Skip to main content

My experience using public chargers has been good over the past year of driving an electric vehicle: Most of the chargers work, they’re usually available, and my Hyundai Ioniq 5 has never run out of juice.

No horror stories from me.

Still, the infrastructure could be better given the relatively limited range of most EVs, especially during the winter months, when batteries work harder.

There can be long stretches between fast-charging stations along highways, when you need to power up and go. There is no guarantee that all the chargers will be in working order, adding to my anxiety on longer trips.

As well, some chargers are located in dingy corners of lots, with no signage and poor lighting, making them appear more like a tentative experiment than a solid step toward an electric future. I’ve never once found a squeegee I could use.

For charging options to flourish – with more locations, better lighting and, yes, a squeegee – businesses need to embrace chargers as a no-brainer with compelling financial incentives, especially as the ranks of EV owners swell.

The more money that can be siphoned from the pockets of EV owners, the more likely businesses are to expand their charging facilities, so it becomes easy-peasy to drive anywhere without worrying about your next charge.

Pasquale Romano, the chief executive officer of ChargePoint Holdings Inc., a U.S.-based charging network offering more than 210,000 places to juice up throughout North America and Europe, agrees that there is room for improvement.

“What you’re seeing now are the artifacts of an early market,” he told me during a Zoom chat, referring specifically to chargers located in the “back forty″ of parking lots, where lighting can be bleak.

“A lot of that stuff is going to get wiped away,” he added.

The way he sees it, an EV charging station is part of a new, 30-minute retail economy. Traditional gas stations make a lot of their money selling snacks and whatever else to drivers in the five minutes it takes to fill a gas tank.

Stress Test podcast: Are electric vehicles finally an affordable solution?

EV owners, though, can easily take 30 minutes to power up at fast chargers, making them more likely to spend money while they wait, perhaps on meals. Slower chargers at some stores or malls might have drivers lingering for considerably longer.

“The suite of things they can sell you is broader because of the increased duration of how long you’re there. So you’re actually worth more to a site than a gas driver,” Mr. Romano said.

I’ve discovered a few convenient charging options that reflect this strategy.

IKEA now provides EV charging at all its Canadian stores, after a pilot program begun five years ago. Charging aligns with the retailer’s climate ambitions, but EV owners are also drawn to the Billy bookcases and Swedish meatballs.

“Outside of store opening hours, EV drivers are often sipping coffee while checking their phones. During store opening hours, EV drivers are likely shopping or enjoying a meal in the IKEA restaurant,” Helene Loberg, head of sustainability at IKEA Canada, said in an e-mail.

I tried out the IKEA charging station on a recent visit to the North York store in Toronto. The chargers weren’t powerful, but the free charge offset the power I used to get to the store and return home.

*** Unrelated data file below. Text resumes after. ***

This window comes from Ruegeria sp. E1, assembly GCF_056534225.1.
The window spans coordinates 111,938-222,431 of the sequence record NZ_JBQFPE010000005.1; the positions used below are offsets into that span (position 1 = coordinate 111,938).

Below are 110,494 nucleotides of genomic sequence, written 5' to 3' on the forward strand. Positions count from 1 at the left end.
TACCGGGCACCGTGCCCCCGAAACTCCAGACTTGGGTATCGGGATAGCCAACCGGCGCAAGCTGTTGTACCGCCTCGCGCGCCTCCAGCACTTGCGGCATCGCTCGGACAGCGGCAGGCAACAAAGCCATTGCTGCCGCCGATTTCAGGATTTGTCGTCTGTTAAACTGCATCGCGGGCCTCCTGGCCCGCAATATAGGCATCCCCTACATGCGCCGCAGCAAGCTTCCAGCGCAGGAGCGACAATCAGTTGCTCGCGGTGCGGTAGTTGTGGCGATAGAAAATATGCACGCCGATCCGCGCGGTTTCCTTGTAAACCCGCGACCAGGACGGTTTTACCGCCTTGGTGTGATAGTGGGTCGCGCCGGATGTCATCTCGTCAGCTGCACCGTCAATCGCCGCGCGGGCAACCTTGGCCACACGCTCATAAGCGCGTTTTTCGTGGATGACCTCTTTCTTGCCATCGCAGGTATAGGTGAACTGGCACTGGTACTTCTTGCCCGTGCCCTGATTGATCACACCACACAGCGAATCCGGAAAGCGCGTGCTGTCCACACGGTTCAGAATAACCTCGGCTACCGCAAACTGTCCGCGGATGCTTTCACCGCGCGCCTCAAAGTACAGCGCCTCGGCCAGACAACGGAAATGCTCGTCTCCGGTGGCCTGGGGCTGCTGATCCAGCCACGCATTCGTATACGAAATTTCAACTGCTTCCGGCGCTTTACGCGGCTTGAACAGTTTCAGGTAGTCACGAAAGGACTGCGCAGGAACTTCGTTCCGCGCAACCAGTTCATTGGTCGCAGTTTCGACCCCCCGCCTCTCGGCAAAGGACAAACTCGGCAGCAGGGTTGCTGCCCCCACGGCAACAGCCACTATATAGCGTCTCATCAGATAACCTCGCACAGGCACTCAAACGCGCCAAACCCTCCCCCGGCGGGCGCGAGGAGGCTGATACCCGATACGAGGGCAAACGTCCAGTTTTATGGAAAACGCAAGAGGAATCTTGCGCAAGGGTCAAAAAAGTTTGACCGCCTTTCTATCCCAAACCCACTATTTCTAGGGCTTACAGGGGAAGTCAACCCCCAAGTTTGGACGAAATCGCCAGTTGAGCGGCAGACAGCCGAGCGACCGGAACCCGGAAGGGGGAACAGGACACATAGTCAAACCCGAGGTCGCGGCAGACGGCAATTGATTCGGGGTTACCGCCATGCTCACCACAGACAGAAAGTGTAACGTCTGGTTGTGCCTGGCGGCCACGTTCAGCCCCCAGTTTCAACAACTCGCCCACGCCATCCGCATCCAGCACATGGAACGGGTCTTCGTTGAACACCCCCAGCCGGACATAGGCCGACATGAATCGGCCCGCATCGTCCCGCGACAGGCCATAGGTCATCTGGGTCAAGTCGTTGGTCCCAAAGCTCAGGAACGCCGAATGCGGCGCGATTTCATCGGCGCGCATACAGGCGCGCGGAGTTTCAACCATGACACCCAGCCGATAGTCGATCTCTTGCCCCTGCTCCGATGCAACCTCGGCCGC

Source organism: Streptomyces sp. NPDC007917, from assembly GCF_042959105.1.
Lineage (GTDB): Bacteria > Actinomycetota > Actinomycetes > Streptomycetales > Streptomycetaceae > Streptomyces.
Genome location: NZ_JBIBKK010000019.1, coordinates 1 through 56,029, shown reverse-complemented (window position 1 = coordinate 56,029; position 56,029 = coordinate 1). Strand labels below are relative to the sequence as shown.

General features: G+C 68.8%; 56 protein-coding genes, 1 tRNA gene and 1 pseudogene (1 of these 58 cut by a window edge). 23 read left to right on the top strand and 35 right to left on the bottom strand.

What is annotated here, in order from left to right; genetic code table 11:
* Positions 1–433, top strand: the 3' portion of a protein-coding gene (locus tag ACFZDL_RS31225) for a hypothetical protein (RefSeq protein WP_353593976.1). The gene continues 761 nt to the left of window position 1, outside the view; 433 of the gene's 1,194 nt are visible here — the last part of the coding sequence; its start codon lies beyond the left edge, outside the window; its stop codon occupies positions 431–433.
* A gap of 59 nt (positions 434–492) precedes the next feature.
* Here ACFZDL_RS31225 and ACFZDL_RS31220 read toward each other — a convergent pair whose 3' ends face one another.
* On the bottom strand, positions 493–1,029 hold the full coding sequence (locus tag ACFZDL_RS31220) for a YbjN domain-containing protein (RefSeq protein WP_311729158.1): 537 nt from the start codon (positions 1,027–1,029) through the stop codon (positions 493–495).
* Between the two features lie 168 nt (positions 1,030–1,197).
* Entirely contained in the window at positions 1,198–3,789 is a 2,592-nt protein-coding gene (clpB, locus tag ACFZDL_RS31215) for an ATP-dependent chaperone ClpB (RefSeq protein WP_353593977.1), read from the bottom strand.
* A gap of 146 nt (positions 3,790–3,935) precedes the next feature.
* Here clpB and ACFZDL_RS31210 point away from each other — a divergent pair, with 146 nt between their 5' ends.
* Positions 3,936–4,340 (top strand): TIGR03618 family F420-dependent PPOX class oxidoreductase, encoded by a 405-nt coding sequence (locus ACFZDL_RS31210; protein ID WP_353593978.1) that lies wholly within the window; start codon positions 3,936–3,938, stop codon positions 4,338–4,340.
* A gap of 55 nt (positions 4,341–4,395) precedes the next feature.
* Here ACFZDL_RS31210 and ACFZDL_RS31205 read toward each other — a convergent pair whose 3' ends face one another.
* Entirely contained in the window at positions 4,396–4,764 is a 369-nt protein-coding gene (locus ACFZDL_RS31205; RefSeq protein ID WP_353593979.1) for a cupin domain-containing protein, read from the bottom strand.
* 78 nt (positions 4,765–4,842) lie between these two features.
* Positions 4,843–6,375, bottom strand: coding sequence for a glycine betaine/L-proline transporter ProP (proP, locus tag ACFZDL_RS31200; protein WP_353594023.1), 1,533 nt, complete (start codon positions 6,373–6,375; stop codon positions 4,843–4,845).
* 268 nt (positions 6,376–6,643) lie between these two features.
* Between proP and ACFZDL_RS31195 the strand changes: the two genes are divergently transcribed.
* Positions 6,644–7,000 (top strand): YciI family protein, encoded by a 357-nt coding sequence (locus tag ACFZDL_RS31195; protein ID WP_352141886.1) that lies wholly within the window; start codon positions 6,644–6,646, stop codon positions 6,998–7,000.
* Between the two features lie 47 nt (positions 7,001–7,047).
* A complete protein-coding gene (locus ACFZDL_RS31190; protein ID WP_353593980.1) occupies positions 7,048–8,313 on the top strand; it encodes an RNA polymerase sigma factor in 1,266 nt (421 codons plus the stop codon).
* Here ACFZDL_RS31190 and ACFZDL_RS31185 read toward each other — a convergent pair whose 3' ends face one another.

I’ve also been spending more time at Canadian Tire stores that offer much-coveted fast-charging stations at some locations. The retailer aims to have 80 per cent of EV drivers within 50 kilometres of one of its chargers by the end of this year, after it adds another 24 charging sites to the 124 in operation now.

“As customer EV adoption grows, so too will our role,” Micheline Davies, Canadian Tire’s senior vice-president of automotive, said in an e-mail.

With charging apparently having the support of some businesses, what sort of future can EV owners expect?

It could be sweet, given some of the plans in the works.

ChargePoint, Mercedes-Benz and MN8 Energy, a renewable energy provider, are teaming up to develop more than 400 new charging hubs in the United States and Canada, open to all EV drivers (with some perks for Mercedes owners).

The rendering of what the companies envision shows a futuristic, well-lit canopy over the charging area and plenty of seating nearby, which suggests the EV experience is moving out of the back forty and into the space age.

In another development, Parkland Corp., the Canadian-based convenience store and gas-station company that operates under banners such as Ultramar, Chevron and On the Run, is expanding its network of fast chargers – and offering considerably more than electricity.

The bet: EV owners will want fresh food while they wait, which is one reason why Parkland acquired M&M Food Market last year and has been testing a chipotle grilled chicken BLT, among other meals, to go with its charging experience.

Throw in the use of a squeegee and I’m sold.

Are you a young Canadian with money on your mind? To set yourself up for success and steer clear of costly mistakes, listen to our award-winning Stress Test podcast.

Follow related authors and topics

Authors and topics you follow will be added to your personal news feed in Following.

Interact with The Globe